Still, life in the National Guard was not all bad for Rue, who twice lived near churches filled with nuns who baked cakes, cookies and other treats for the servicemen.
As a boy, Rue expected that he would take over his father’s printing business when he completed school. Rue said he was never too fond of that idea, and the war provided an escape and an excuse.
"Because everything was so scarce during the war, my father had to shut down his printing business because there wasn’t any paper or ink available," he said.
IN THE SMALL town of Mart, Texas, the war literally came home when Pearl Harbor was attacked.
Bill Reynolds was a senior in high school at the time and remembers hearing a broadcast of President Franklin Roosevelt’s speech announcing the attack the day after it happened during a school assembly.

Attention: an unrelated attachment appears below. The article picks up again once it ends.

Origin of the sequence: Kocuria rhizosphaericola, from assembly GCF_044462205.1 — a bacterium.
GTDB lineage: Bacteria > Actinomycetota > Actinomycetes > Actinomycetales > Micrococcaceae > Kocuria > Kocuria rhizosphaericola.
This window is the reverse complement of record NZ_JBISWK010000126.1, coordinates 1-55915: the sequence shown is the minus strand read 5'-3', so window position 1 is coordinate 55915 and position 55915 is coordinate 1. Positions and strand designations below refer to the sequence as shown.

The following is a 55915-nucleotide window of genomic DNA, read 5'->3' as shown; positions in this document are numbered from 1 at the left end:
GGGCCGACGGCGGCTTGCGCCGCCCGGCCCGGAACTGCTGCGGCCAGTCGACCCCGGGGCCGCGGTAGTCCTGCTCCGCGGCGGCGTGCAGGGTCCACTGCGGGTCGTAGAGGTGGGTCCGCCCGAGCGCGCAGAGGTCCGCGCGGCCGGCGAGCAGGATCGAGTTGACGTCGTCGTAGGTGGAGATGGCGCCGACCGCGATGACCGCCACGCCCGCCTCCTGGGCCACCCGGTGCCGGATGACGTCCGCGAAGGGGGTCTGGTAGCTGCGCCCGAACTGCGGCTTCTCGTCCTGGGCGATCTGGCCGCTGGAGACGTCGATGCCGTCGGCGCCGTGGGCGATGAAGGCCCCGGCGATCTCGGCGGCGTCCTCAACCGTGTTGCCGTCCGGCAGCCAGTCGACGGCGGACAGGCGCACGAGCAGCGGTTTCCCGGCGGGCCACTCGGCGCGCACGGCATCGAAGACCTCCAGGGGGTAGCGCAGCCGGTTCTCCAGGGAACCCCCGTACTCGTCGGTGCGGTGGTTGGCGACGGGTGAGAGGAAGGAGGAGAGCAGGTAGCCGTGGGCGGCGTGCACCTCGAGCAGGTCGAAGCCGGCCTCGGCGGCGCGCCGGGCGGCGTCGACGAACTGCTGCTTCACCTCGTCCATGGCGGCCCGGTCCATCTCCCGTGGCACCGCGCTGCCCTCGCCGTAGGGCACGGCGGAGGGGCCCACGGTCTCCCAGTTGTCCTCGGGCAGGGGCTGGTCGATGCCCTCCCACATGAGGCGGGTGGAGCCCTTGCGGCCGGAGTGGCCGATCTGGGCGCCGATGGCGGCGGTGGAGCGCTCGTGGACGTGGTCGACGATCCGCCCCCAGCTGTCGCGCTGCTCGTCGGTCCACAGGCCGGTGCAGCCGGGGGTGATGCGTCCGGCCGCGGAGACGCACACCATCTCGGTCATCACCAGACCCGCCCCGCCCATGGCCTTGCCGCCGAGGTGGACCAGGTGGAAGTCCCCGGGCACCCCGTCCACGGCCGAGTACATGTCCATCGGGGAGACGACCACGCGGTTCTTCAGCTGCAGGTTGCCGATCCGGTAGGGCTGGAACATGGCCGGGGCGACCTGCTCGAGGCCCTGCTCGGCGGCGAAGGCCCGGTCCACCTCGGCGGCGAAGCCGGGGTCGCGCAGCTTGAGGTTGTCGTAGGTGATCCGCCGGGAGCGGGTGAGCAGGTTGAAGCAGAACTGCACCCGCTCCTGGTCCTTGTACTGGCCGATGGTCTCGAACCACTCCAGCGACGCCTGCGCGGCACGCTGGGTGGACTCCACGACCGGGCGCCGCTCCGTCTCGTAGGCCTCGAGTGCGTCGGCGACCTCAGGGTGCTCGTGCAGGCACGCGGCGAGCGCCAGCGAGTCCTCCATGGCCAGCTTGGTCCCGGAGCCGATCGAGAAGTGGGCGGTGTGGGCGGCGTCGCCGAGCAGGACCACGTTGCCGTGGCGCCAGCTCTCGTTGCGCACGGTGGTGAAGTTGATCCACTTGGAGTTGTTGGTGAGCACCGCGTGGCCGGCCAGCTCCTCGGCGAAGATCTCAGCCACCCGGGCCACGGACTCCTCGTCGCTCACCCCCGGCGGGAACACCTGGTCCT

"That speech and the way he gave it were unforgettable," Reynolds said. "I remember going home that night and talking with my family about it, how impressive he was and how important the school superintendent made the occasion."
The following week, during a church service, Reynolds and the other young men and women in his youth group were taken outside.
"We were told that a boy from our town, who had dropped out of school a year earlier to join the Navy, had been on the Arizona at the time and was killed," Reynolds said.
The Arizona was sunk during the attack, and all the men on board were drowned. The ship still lies at the bottom of Pearl Harbor and had become a memorial for the attack and those who died there.
"George Fowler was not a member of our church, but it was such a small town that we all knew him," he said. "We all stood outside, under the stars for some reason, and held hands and prayed for him."
Reynolds decided to join the Navy after completing high school with the hopes of being a minister to soldiers during the war. Instead, he earned a pharmacy degree and became a Methodist minister after completing his enlistment.